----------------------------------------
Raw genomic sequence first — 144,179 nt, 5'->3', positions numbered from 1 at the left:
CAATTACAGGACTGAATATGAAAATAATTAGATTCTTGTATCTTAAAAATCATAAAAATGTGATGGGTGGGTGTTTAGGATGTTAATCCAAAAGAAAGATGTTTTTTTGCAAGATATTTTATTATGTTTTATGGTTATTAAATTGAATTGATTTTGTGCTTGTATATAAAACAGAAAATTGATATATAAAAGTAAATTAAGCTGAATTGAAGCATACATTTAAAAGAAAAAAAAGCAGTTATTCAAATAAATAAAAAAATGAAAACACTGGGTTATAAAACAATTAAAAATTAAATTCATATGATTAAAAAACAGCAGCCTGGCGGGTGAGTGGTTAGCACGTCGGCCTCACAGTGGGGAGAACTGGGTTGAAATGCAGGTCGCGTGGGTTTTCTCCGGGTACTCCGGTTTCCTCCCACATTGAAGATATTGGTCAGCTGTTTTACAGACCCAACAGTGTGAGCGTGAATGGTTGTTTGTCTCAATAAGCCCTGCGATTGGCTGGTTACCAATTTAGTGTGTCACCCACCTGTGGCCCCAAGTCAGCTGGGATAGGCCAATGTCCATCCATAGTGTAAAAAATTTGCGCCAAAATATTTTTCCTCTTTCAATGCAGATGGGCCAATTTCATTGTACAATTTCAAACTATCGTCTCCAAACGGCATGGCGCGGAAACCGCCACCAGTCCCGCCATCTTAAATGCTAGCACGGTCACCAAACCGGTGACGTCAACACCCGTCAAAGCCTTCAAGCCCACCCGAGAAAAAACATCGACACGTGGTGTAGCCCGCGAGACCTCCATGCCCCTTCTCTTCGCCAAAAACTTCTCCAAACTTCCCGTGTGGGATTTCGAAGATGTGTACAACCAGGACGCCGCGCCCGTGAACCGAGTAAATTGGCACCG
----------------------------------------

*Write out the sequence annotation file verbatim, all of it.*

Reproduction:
Raw genomic sequence first — 144,179 nt, 5'->3', positions numbered from 1 at the left:
CAATTACAGGACTGAATATGAAAATAATTAGATTCTTGTATCTTAAAAATCATAAAAATGTGATGGGTGGGTGTTTAGGATGTTAATCCAAAAGAAAGATGTTTTTTTGCAAGATATTTTATTATGTTTTATGGTTATTAAATTGAATTGATTTTGTGCTTGTATATAAAACAGAAAATTGATATATAAAAGTAAATTAAGCTGAATTGAAGCATACATTTAAAAGAAAAAAAAGCAGTTATTCAAATAAATAAAAAAATGAAAACACTGGGTTATAAAACAATTAAAAATTAAATTCATATGATTAAAAAACAGCAGCCTGGCGGGTGAGTGGTTAGCACGTCGGCCTCACAGTGGGGAGAACTGGGTTGAAATGCAGGTCGCGTGGGTTTTCTCCGGGTACTCCGGTTTCCTCCCACATTGAAGATATTGGTCAGCTGTTTTACAGACCCAACAGTGTGAGCGTGAATGGTTGTTTGTCTCAATAAGCCCTGCGATTGGCTGGTTACCAATTTAGTGTGTCACCCACCTGTGGCCCCAAGTCAGCTGGGATAGGCCAATGTCCATCCATAGTGTAAAAAATTTGCGCCAAAATATTTTTCCTCTTTCAATGCAGATGGGCCAATTTCATTGTACAATTTCAAACTATCGTCTCCAAACGGCATGGCGCGGAAACCGCCACCAGTCCCGCCATCTTAAATGCTAGCACGGTCACCAAACCGGTGACGTCAACACCCGTCAAAGCCTTCAAGCCCACCCGAGAAAAAACATCGACACGTGGTGTAGCCCGCGAGACCTCCATGCCCCTTCTCTTCGCCAAAAACTTCTCCAAACTTCCCGTGTGGGATTTCGAAGATGTGTACAACCAGGACGCCGCGCCCGTGAACCGAGTAAATTGGCACCG